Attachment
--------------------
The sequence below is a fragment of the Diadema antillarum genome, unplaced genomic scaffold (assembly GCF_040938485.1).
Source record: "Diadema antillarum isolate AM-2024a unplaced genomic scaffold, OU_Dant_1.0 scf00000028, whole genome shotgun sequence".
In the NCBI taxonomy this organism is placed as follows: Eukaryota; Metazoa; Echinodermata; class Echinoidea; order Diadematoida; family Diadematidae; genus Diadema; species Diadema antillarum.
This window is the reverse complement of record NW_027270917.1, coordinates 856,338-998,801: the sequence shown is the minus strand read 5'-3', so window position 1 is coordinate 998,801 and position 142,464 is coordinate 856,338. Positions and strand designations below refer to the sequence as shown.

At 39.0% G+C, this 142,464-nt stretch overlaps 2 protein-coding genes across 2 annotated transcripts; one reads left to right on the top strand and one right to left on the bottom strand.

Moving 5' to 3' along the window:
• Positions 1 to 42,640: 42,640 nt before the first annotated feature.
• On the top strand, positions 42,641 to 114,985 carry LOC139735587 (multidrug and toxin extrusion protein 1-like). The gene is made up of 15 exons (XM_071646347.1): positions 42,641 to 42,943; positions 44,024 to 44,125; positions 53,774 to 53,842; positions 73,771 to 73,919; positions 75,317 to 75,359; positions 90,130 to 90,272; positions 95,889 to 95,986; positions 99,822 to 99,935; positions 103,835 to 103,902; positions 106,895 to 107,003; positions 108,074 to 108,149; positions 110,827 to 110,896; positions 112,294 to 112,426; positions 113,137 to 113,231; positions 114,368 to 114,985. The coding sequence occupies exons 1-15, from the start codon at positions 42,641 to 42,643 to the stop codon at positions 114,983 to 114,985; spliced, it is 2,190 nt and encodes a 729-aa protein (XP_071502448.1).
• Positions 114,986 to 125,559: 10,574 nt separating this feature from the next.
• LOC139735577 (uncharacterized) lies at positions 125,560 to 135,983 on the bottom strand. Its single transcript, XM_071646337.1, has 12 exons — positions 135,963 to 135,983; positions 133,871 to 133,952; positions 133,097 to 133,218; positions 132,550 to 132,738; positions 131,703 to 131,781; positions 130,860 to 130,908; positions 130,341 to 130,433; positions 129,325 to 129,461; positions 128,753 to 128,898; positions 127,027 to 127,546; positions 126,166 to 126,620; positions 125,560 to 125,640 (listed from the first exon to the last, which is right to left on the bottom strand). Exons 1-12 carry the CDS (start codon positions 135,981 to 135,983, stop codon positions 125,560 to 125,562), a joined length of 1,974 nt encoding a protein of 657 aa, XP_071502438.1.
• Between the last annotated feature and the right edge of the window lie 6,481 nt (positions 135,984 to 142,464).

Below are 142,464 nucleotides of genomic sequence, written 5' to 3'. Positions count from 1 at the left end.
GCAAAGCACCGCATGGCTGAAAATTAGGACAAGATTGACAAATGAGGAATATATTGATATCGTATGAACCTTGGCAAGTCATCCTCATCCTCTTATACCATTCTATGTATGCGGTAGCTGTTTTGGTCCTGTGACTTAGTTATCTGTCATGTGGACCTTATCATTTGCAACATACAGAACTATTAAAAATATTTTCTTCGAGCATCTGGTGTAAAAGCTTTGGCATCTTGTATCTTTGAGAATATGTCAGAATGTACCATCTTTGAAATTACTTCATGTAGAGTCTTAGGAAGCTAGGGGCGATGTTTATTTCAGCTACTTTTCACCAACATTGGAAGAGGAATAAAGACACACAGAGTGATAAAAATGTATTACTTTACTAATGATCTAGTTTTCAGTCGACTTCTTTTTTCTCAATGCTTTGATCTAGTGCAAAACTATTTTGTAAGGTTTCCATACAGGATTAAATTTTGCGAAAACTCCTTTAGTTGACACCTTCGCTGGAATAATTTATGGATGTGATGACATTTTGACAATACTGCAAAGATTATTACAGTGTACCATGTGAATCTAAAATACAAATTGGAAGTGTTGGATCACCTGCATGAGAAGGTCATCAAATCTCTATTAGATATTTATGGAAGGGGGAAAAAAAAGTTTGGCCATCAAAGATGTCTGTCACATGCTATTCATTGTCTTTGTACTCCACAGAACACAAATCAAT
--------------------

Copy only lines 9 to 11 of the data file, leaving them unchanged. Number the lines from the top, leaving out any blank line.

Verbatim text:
• Positions 114,986 to 125,559: 10,574 nt separating this feature from the next.
• LOC139735577 (uncharacterized) lies at positions 125,560 to 135,983 on the bottom strand. Its single transcript, XM_071646337.1, has 12 exons — positions 135,963 to 135,983; positions 133,871 to 133,952; positions 133,097 to 133,218; positions 132,550 to 132,738; positions 131,703 to 131,781; positions 130,860 to 130,908; positions 130,341 to 130,433; positions 129,325 to 129,461; positions 128,753 to 128,898; positions 127,027 to 127,546; positions 126,166 to 126,620; positions 125,560 to 125,640 (listed from the first exon to the last, which is right to left on the bottom strand). Exons 1-12 carry the CDS (start codon positions 135,981 to 135,983, stop codon positions 125,560 to 125,562), a joined length of 1,974 nt encoding a protein of 657 aa, XP_071502438.1.
• Between the last annotated feature and the right edge of the window lie 6,481 nt (positions 135,984 to 142,464).